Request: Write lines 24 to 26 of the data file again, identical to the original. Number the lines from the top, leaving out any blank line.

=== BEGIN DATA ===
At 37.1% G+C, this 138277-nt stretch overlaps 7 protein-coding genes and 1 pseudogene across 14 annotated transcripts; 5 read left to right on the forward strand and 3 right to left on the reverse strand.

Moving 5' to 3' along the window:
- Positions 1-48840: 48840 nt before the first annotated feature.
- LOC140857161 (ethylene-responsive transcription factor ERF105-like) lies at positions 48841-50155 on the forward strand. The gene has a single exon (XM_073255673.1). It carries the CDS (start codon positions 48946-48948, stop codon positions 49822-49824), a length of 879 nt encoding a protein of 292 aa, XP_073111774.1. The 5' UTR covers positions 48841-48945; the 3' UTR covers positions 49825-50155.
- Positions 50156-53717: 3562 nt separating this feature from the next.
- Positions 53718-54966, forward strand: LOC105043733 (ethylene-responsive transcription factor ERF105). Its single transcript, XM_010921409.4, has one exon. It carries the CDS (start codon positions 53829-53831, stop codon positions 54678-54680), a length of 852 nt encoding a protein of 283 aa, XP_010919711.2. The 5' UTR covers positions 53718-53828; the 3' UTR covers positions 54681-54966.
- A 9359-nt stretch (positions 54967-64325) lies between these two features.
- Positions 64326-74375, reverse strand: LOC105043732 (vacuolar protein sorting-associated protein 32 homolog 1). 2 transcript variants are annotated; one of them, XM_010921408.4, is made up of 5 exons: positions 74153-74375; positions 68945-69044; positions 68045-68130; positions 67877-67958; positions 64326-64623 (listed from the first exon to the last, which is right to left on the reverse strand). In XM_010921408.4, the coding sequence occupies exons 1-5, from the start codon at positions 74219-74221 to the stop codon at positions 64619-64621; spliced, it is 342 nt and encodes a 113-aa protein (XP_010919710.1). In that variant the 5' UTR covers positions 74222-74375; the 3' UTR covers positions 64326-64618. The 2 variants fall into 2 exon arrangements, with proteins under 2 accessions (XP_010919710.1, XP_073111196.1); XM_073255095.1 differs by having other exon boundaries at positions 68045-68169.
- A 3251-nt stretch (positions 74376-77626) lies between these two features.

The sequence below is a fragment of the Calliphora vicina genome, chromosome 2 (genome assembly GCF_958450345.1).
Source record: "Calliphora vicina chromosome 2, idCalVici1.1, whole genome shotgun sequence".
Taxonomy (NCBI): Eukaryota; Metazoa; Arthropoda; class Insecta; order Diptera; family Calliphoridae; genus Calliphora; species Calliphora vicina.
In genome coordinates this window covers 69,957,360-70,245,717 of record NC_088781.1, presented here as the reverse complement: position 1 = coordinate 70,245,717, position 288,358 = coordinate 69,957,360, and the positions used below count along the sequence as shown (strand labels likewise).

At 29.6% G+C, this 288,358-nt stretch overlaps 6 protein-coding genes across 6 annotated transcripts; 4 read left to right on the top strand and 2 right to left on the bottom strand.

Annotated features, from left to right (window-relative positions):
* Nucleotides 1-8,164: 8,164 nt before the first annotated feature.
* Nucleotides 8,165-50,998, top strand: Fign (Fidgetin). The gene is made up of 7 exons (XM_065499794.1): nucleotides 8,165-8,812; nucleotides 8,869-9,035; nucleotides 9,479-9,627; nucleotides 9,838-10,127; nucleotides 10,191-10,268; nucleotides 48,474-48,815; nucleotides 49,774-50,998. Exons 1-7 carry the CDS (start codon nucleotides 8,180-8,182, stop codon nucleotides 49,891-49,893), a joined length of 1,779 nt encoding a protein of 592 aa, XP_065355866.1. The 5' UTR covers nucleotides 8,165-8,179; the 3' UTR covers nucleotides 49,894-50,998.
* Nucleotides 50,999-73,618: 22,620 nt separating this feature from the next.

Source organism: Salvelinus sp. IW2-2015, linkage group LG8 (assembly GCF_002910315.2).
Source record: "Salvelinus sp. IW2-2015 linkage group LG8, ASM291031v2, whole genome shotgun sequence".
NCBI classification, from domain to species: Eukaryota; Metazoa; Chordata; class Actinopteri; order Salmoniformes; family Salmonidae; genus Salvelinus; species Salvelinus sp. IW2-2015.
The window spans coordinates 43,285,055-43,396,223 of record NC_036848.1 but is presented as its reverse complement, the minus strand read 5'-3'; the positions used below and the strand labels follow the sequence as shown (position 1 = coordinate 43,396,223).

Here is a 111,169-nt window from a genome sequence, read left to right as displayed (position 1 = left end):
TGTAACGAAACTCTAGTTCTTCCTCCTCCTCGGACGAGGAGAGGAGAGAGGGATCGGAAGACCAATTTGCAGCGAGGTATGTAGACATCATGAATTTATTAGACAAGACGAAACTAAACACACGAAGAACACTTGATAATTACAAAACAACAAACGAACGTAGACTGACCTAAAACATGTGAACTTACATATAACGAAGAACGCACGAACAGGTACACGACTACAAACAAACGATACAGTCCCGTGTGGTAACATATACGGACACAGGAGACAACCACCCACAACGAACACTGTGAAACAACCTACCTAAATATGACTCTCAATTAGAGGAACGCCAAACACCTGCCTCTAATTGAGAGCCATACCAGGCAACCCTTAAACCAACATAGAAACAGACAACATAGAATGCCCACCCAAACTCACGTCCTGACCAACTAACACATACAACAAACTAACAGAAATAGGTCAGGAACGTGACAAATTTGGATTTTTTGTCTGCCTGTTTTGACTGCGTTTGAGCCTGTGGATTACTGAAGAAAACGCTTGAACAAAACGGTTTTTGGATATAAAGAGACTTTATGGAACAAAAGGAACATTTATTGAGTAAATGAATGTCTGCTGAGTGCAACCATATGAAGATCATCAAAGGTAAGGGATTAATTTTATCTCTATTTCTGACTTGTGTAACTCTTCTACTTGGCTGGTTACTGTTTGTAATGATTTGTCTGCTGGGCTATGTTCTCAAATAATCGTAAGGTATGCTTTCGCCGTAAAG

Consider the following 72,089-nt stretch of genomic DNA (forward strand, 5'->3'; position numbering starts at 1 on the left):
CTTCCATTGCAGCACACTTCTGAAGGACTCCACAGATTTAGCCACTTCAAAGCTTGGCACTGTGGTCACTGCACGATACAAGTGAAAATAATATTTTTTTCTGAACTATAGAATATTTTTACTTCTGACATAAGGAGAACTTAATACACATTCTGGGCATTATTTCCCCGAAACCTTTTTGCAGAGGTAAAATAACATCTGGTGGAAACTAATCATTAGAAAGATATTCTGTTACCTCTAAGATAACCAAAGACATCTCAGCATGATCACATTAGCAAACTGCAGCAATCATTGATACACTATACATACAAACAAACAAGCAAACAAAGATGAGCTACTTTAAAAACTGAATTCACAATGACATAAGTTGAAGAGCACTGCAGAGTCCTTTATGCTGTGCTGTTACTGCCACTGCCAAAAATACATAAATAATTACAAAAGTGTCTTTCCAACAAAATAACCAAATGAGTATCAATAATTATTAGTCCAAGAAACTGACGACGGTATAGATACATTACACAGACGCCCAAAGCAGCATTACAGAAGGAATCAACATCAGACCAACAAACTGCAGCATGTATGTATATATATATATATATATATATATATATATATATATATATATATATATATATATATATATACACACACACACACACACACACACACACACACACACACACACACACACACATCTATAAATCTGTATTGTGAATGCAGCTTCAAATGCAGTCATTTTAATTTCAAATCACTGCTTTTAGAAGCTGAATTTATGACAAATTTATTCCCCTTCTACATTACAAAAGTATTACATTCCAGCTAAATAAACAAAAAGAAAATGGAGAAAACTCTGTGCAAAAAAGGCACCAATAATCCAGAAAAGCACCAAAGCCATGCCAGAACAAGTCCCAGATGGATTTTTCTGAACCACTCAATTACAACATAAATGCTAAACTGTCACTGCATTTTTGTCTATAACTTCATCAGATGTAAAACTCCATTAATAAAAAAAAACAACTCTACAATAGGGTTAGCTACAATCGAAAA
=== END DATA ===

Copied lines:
TGTAACGAAACTCTAGTTCTTCCTCCTCCTCGGACGAGGAGAGGAGAGAGGGATCGGAAGACCAATTTGCAGCGAGGTATGTAGACATCATGAATTTATTAGACAAGACGAAACTAAACACACGAAGAACACTTGATAATTACAAAACAACAAACGAACGTAGACTGACCTAAAACATGTGAACTTACATATAACGAAGAACGCACGAACAGGTACACGACTACAAACAAACGATACAGTCCCGTGTGGTAACATATACGGACACAGGAGACAACCACCCACAACGAACACTGTGAAACAACCTACCTAAATATGACTCTCAATTAGAGGAACGCCAAACACCTGCCTCTAATTGAGAGCCATACCAGGCAACCCTTAAACCAACATAGAAACAGACAACATAGAATGCCCACCCAAACTCACGTCCTGACCAACTAACACATACAACAAACTAACAGAAATAGGTCAGGAACGTGACAAATTTGGATTTTTTGTCTGCCTGTTTTGACTGCGTTTGAGCCTGTGGATTACTGAAGAAAACGCTTGAACAAAACGGTTTTTGGATATAAAGAGACTTTATGGAACAAAAGGAACATTTATTGAGTAAATGAATGTCTGCTGAGTGCAACCATATGAAGATCATCAAAGGTAAGGGATTAATTTTATCTCTATTTCTGACTTGTGTAACTCTTCTACTTGGCTGGTTACTGTTTGTAATGATTTGTCTGCTGGGCTATGTTCTCAAATAATCGTAAGGTATGCTTTCGCCGTAAAG

Consider the following 72,089-nt stretch of genomic DNA (forward strand, 5'->3'; position numbering starts at 1 on the left):
CTTCCATTGCAGCACACTTCTGAAGGACTCCACAGATTTAGCCACTTCAAAGCTTGGCACTGTGGTCACTGCACGATACAAGTGAAAATAATATTTTTTTCTGAACTATAGAATATTTTTACTTCTGACATAAGGAGAACTTAATACACATTCTGGGCATTATTTCCCCGAAACCTTTTTGCAGAGGTAAAATAACATCTGGTGGAAACTAATCATTAGAAAGATATTCTGTTACCTCTAAGATAACCAAAGACATCTCAGCATGATCACATTAGCAAACTGCAGCAATCATTGATACACTATACATACAAACAAACAAGCAAACAAAGATGAGCTACTTTAAAAACTGAATTCACAATGACATAAGTTGAAGAGCACTGCAGAGTCCTTTATGCTGTGCTGTTACTGCCACTGCCAAAAATACATAAATAATTACAAAAGTGTCTTTCCAACAAAATAACCAAATGAGTATCAATAATTATTAGTCCAAGAAACTGACGACGGTATAGATACATTACACAGACGCCCAAAGCAGCATTACAGAAGGAATCAACATCAGACCAACAAACTGCAGCATGTATGTATATATATATATATATATATATATATATATATATATATATATATATATATATATATATATACACACACACACACACACACACACACACACACACACACACACACACACACATCTATAAATCTGTATTGTGAATGCAGCTTCAAATGCAGTCATTTTAATTTCAAATCACTGCTTTTAGAAGCTGAATTTATGACAAATTTATTCCCCTTCTACATTACAAAAGTATTACATTCCAGCTAAATAAACAAAAAGAAAATGGAGAAAACTCTGTGCAAAAAAGGCACCAATAATCCAGAAAAGCACCAAAGCCATGCCAGAACAAGTCCCAGATGGATTTTTCTGAACCACTCAATTACAACATAAATGCTAAACTGTCACTGCATTTTTGTCTATAACTTCATCAGATGTAAAACTCCATTAATAAAAAAAAACAACTCTACAATAGGGTTAGCTACAATCGAAAA